the advantage would be compatibility to not only gnuradio, but also to other software like gqrx, etc.

but, you're right, if you only want to use the ad2 in gnuradio, a new block would be the best.

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7 minutes ago, fusionimage said:

ok, i didn't know that. what would be the pros and cons of either implementation?

@fusionimage,

If the communications engineer wants I&Q, then either the hardware engineer (i.e. chip or board designer) or the DSP engineer (i.e. FPGA, embedded programmer, or other front end logic designer) is going to try to solve it.  Both solutions can work.

The biggest con's to deal with are 1) it's very difficult to get Q after the fact.  The Hilbert transform approach tends to "filter" the incoming data between f=0 and fs/2, to remove the negative frequency components (fs is your sample rate).  It doesn't add any components back in.  Hence, if you want to generate a signal centered around zero frequency with both I&Q components, you really need a different approach.  2) It can be very difficult in the analog world to match two high frequency oscillators (I&Q, cosine and sine, etc) to keep them lined up.  It's easier to match oscillators at lower frequencies--even easier in digital logic, but ... I tend to be biased.  3) When working with complex analog signals, you can easily end up with signals that have a DC component (i.e. they are centered about zero, right where you want them).  Lots of other stuff tends to wander around on a board at DC (self-interference).  Keeping that junk out of your I&Q digitizer can be a challenge. 

My favorite solution is to digitize a signal at an intermediate frequency, particularly one centered about fs/4 but with a nice guard band between the signal of interest and the two edges, f=0 and fs/2.  From here, you can downconvert digitally with no multiplies to get your I&Q samples.  Once you have the two I&Q sample streams, you can filter them both and downsample some more.  This turns the whole Hilbert transform challenge into little more than a lowpass filter design problem, where the same lowpass filter is applied (independently) to each of the I and Q channels.

One problem I had when doing this was that several different rounding methods will give you a component at DC.  Watch out for that.  ;)

Dan

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@fusionimage,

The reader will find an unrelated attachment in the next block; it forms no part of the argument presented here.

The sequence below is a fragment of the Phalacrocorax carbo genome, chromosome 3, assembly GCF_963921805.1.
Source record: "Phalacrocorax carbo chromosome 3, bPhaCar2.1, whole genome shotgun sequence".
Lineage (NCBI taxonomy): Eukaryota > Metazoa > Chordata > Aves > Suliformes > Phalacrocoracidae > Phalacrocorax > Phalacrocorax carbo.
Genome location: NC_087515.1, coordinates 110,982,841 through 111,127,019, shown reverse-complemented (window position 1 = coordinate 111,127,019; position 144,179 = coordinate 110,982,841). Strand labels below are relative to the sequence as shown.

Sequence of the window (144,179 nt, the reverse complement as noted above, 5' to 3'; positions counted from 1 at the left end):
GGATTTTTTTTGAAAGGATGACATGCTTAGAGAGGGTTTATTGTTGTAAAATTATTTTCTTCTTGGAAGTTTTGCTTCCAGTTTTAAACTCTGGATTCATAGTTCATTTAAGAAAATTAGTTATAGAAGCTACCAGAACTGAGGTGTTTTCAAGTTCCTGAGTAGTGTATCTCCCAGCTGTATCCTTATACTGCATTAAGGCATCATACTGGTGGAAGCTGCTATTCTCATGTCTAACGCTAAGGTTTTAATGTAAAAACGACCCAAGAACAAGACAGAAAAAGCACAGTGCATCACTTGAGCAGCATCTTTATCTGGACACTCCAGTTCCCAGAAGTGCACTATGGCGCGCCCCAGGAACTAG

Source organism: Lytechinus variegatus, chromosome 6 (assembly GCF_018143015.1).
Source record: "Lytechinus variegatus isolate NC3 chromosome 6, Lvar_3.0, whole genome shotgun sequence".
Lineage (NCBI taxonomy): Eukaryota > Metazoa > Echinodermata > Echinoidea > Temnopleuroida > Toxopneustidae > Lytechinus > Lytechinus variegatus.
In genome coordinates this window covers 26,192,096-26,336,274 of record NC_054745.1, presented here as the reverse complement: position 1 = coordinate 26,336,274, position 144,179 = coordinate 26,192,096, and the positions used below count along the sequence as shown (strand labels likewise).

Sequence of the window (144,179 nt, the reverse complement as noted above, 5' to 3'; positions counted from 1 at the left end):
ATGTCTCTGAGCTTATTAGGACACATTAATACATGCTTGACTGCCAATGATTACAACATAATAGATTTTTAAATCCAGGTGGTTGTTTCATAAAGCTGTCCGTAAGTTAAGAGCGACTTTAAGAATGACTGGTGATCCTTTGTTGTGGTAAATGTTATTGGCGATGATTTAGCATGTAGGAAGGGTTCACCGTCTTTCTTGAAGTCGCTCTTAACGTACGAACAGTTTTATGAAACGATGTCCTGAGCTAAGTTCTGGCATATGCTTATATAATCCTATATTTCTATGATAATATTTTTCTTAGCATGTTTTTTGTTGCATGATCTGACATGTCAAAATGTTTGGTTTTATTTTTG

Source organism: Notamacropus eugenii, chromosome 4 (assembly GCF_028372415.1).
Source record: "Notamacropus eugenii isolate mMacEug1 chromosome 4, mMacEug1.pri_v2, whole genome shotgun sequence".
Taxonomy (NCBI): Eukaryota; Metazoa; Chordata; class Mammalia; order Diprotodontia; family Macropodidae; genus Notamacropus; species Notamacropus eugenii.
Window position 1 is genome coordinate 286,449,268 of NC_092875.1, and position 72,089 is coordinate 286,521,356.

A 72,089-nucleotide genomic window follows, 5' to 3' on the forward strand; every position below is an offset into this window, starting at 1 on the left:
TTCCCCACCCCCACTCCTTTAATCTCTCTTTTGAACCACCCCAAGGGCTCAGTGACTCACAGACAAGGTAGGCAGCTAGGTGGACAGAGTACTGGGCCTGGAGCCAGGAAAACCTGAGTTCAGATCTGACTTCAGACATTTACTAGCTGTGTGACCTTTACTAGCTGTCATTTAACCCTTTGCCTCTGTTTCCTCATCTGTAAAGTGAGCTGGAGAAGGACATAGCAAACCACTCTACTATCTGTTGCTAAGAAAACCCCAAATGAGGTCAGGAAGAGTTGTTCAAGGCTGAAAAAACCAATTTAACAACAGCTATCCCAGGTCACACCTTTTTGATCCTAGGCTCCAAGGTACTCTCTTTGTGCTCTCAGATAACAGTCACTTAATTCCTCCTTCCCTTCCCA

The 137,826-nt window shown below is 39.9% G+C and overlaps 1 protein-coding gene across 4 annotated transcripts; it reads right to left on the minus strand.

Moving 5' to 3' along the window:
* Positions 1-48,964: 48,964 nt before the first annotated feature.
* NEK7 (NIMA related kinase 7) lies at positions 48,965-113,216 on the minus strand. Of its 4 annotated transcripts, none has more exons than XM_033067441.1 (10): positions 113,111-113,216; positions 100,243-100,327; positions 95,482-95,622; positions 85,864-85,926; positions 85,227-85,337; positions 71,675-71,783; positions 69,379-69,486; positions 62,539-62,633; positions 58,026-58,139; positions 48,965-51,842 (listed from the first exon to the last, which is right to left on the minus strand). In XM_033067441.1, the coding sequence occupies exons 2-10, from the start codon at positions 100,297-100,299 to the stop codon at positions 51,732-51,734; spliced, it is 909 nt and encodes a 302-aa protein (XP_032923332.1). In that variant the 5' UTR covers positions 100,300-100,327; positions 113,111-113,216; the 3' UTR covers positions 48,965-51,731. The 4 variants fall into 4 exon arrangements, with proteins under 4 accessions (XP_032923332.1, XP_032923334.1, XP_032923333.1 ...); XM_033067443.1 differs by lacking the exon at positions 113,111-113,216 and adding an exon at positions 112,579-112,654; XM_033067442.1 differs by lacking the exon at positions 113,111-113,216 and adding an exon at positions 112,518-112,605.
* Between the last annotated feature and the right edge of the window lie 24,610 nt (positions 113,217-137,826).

From Gqrx's design documentation at [1]:

Gqrx is heavily based on GNU Radio using both DSP blocks as well as its famous runtime engine.

[...]

At lowest level we have various DSP and I/O blocks. These can be blocks from GNU Radio, gr-osmosdr or even implemented in gqrx.

You've mentioned GnuRadio and Gqrx by name as desired applications.  It's looking like we can satisfy these use cases by implementing a plain ol' GnuRadio module for the AD2.

Chris

[1] http://gqrx.dk/doc/gqrx-design#more-136

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I am interested in this project, but unfortunately not likely to be able to help with programming.Some python ( too slow for this  )but no C.

May be able to help test /debug and hardware test.

I bought an AD2 hoping to see SDR developed for it , it would make the instrument so nicely functional as both a SDR and analysis tool for associated hardware.

What usable frequency range is anticipated ?

As far as hardware to implement SDR

  1. What are the thought processes for interface? AWG/Scope I/O ports ( BNC adapter boards look OK for basic connection, with 0 or 50 Ohm jumpers )
  2. With the AD2  output limits would a wideband LNA be needed right at the output for Tx?
    1.   New BNC board with amp?
    2.  "Piggy back " a  daughter board with  amp onto the standard adapter?
    3. Inexpensive Ebay wide band amp after the BNC board ( or hardwire per  #2)

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Hi @Gregg Daugherty

The FPGA of Analog/Digital Discovery and Electronics Explorer devices cannot be reprogrammed with custom image, but custom application can be created using the WaveForms SDK or LabVIEW driver for Analog Discovery.

The OpenScope is PIC32 based open source instrumentation device which can be reprogrammed with custom firmware.